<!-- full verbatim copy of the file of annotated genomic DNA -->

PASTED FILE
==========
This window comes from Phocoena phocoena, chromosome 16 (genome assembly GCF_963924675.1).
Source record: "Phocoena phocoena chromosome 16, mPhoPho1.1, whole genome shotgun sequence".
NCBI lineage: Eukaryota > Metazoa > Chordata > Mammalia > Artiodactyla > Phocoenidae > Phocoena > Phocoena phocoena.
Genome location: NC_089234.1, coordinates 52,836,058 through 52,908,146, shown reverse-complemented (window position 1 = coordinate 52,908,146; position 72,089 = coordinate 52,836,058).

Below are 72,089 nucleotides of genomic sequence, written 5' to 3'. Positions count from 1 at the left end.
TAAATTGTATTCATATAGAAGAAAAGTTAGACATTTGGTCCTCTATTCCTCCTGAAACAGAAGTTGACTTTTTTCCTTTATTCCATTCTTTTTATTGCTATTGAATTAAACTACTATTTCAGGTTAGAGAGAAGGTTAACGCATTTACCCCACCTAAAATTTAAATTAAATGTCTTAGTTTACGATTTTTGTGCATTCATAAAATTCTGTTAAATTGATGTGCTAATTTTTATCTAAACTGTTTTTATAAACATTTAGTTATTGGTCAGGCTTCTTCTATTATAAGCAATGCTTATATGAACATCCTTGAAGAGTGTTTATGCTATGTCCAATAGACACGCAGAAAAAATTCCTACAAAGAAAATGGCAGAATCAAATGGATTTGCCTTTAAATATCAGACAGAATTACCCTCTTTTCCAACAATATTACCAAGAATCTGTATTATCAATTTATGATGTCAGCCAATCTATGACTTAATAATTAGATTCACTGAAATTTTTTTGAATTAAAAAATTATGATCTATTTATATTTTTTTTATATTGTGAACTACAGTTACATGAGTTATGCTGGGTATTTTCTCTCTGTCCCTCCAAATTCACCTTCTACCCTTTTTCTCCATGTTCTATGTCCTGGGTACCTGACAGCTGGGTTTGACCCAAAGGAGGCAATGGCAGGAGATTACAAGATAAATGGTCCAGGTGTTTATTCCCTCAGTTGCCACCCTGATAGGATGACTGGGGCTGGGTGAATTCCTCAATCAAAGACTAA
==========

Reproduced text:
This window comes from Phocoena phocoena, chromosome 16 (genome assembly GCF_963924675.1).
Source record: "Phocoena phocoena chromosome 16, mPhoPho1.1, whole genome shotgun sequence".
NCBI lineage: Eukaryota > Metazoa > Chordata > Mammalia > Artiodactyla > Phocoenidae > Phocoena > Phocoena phocoena.
Genome location: NC_089234.1, coordinates 52,836,058 through 52,908,146, shown reverse-complemented (window position 1 = coordinate 52,908,146; position 72,089 = coordinate 52,836,058).

Below are 72,089 nucleotides of genomic sequence, written 5' to 3'. Positions count from 1 at the left end.
TAAATTGTATTCATATAGAAGAAAAGTTAGACATTTGGTCCTCTATTCCTCCTGAAACAGAAGTTGACTTTTTTCCTTTATTCCATTCTTTTTATTGCTATTGAATTAAACTACTATTTCAGGTTAGAGAGAAGGTTAACGCATTTACCCCACCTAAAATTTAAATTAAATGTCTTAGTTTACGATTTTTGTGCATTCATAAAATTCTGTTAAATTGATGTGCTAATTTTTATCTAAACTGTTTTTATAAACATTTAGTTATTGGTCAGGCTTCTTCTATTATAAGCAATGCTTATATGAACATCCTTGAAGAGTGTTTATGCTATGTCCAATAGACACGCAGAAAAAATTCCTACAAAGAAAATGGCAGAATCAAATGGATTTGCCTTTAAATATCAGACAGAATTACCCTCTTTTCCAACAATATTACCAAGAATCTGTATTATCAATTTATGATGTCAGCCAATCTATGACTTAATAATTAGATTCACTGAAATTTTTTTGAATTAAAAAATTATGATCTATTTATATTTTTTTTATATTGTGAACTACAGTTACATGAGTTATGCTGGGTATTTTCTCTCTGTCCCTCCAAATTCACCTTCTACCCTTTTTCTCCATGTTCTATGTCCTGGGTACCTGACAGCTGGGTTTGACCCAAAGGAGGCAATGGCAGGAGATTACAAGATAAATGGTCCAGGTGTTTATTCCCTCAGTTGCCACCCTGATAGGATGACTGGGGCTGGGTGAATTCCTCAATCAAAGACTAA